Political developments in Burma – Myanmar since the new government came to power in November 2010 have been overwhelming: Not since independence from Britain in 1948 has the outlook been so bright for the entire country. There is a promising future ahead, but the path is not yet clear. Myanmar is now faced with the great task of economic and societal rebuilding.
The people of Myanmar were left far behind as the rest of the world made significant economic and technological advances over the past five decades. Myanmar ranks in the lowest tier of countries on the United Nations Development Programme’s global Human Development Index. Reliable statistics for Myanmar are scant, but it is generally agreed that the country is among the poorest and least developed in the world, despite the country’s great natural resource wealth.
Peoples in Myanmar have a strong tradition of voluntarism to assist the most needy and can be unflinchingly generous to others despite their own modest means, as was clear in the massive public response to Cyclone Nargis when Myanmar groups and individuals—including our partners —distributed tons of rice, water, and relief equipment in the first few weeks after the cyclone made landfall, a critical time during which the government was not allowing large international agencies to reach the worst-affected areas.
Yet it is also the case that many of Myanmar’s peoples have splintered apart as large areas of the country remained in a state of conflict for decades. A key part of the process of building a democratic society in a fractured country is building trust and confidence among and between communities of different ethnic and religious identities. In addition, even as international agencies increase their funding and presence in Myanmar, experience in other countries has shown that isolated and vulnerable populations still face difficulties gaining access to improved social services despite influxes of aid nationally.
Our experience has taught us that lasting change occurs when community leaders are able to start small projects, using resources available locally, and slowly gain the community’s confidence and trust before tapping into external support. This type of leadership does not come through appointment or elite status. It arises from community innovators who recognize complex problems in their surroundings, develop possible solutions, and adapt their ideas until they are actually workable within their community contexts.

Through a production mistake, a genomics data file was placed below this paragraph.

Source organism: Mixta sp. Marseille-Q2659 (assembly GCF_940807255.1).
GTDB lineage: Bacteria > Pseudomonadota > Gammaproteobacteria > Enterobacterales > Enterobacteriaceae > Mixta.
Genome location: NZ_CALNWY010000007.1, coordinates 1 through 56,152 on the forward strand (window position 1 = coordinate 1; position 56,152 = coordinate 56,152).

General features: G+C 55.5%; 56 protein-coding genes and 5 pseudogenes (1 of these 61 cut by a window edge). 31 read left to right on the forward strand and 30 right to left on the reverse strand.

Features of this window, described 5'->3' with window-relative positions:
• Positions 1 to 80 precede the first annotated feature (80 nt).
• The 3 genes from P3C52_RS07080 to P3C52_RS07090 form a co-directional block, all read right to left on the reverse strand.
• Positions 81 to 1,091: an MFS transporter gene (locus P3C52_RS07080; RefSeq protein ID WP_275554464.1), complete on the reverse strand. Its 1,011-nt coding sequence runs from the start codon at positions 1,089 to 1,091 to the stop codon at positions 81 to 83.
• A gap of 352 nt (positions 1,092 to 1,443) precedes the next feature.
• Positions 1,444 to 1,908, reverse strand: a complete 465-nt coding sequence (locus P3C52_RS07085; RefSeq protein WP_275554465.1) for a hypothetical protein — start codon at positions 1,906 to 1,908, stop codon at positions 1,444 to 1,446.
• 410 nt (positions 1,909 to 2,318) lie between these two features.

At Partners Asia, we back these energetic entrepreneurs.
Our team has seen poor migrant workers open learning centers for their children in Thailand, working alongside these centers for 10 years and encouraging them to grow with the communities, including with the Thai communities. In Myanmar, we have supported small ethnic groups as they have worked to retain government teachers in remote primary schools, so that for the first time ever children from these villages can take government high school matriculation exams and pursue secondary studies.
We find that Myanmar community organizations often seek integrated solutions to the development problems they face. Beginning one activity may naturally lead to starting a number of other activities, building upon initial successes and expanding a project’s reach and benefits. Activities are interdependent. Supporting a free school for the poorest children may involve not only improving upon what and how they learn, but also educating parents on basic developmental care for children; providing nutrition programs to counter inadequate diets; and constructing toilets, water filters, and hand-washing faucets to improve health and hygiene.
At Partners Asia, we accept that the problems facing these communities have many dimensions, and it follows that the solutions community leaders devise may also be multidimensional. We also acknowledge that due to these projects’ complexity, their true effectiveness is not always easily measured by basic statistical targets, such as ‘numbers of beneficiaries served’ or ‘cost per head’.
But we also acknowledge that an emergent community group will not have the technical skills to tackle all of these kinds of problems. That’s why Partners Asia plants the seeds to grow a network of community groups so that they may share their experiences and technical skills and even pool resources. For the people of Myanmar, generations of ethnic, religious, and class inequalities have shaped isolated and distrustful communities; for this reason, networking and experience-sharing is an important part of rebuilding civil society and social trust.